The prevailing assumption, that arrhythmias account for SD in the m.3243A>G-related disease, is based on evidence of arrhythmias occurring in patients with a quite different mitochondrial disorder—Kearns-Sayre syndrome (KSS).6 7 16–19 In KSS symptomatic bradycardia, asystole and SD have been documented to occur as a progression of, previously identified, AV-conduction abnormalities.7 16 Others describe cases of ventricular tachyarrhythmias—including torsades-de-points16 17 or ventricular fibrillation,18 occurring in the context of recurring episodes of bradycardia or complete AV-heart block. The importance of these reports is, first, in highlighting the need for surveillance to identify progressive abnormalities in AV-conduction in KSS and, second, the role of prophylactic pacing in preventing SD from either asystole or bradycardia-induced ventricular fibrillation in that particular form of mitochondrial disease.6 However, such patients may still be capable of sustained ventricular tachycardia, despite pacing, when damage to the intraventricular conduction system or the extent of myocardial fibrosis can support localised or bundle branch re-entrant arrhythmia circuits.19 This has led some to suggest that when patients with KSS come to device implant, they should receive an implantable cardioverter defibrillator rather than a simple pacing device.19 Taken together, these reports all implicate fibrotic damage to the AV-conduction system as the primary contributor to arrhythmias in the KSS form of mitochondrial disorder. There are similarities between some of the mechanisms underlying life-threatening arrhythmias in KSS and those that contribute to arrhythmias in hypertrophic cardiomyopathy.20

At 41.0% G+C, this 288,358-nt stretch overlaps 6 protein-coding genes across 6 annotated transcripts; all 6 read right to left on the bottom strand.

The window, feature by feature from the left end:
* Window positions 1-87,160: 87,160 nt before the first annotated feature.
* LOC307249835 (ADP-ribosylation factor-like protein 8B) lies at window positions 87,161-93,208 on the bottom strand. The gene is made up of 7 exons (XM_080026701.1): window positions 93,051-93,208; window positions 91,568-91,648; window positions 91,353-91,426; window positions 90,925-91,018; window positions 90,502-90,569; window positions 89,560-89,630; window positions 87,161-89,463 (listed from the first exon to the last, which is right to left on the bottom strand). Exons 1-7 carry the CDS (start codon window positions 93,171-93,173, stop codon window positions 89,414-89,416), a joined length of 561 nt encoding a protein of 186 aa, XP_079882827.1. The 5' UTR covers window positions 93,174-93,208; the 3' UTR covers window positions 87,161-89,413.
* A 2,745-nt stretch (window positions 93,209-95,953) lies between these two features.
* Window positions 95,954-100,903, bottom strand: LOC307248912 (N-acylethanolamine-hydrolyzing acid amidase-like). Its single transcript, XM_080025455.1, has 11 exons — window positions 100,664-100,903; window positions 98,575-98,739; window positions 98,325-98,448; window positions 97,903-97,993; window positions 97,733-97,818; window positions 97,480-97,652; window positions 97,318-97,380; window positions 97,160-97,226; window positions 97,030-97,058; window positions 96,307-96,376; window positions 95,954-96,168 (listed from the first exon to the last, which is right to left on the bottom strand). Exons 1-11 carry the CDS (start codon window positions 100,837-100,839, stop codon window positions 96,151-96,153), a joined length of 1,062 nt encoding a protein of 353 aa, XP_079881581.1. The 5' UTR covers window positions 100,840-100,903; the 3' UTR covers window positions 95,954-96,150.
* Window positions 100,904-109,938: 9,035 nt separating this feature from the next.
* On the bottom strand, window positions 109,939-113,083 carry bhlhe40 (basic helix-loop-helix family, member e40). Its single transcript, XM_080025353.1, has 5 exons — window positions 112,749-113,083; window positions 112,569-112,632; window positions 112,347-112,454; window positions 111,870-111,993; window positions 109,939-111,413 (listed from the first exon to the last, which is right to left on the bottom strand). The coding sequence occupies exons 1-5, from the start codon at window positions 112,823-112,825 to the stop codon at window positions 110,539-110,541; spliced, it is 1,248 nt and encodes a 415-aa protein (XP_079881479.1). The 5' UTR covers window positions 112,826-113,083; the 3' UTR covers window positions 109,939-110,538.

In the m.3243A>G variant of mitochondrial disease, however, progressive AV-conduction problems rarely occur and so the brady-induced or brady-induced tachycardia arrhythmia mechanisms seen in KSS are unlikely to apply. Of possible relevance to the m.3243A>G phenotype are the rare reports of polymorphic ventricular tachycardia occurring in patients with KSS in the absence of abnormal AV-conduction, bradycardia or QTc-interval prolongation.8 This scenario is more akin to the context of patients with the m.3243A>G phenotype. The mechanism can be explained in either mitochondrial variant by the development of sufficient myocardial fibrosis to make scar re-entrant arrhythmias possible. In mitochondrial patients with normal AV-conduction, extensive myocardial fibrosis on cardiac MRI might prove useful in identifying those at higher risk of lethal arrhythmias.7 12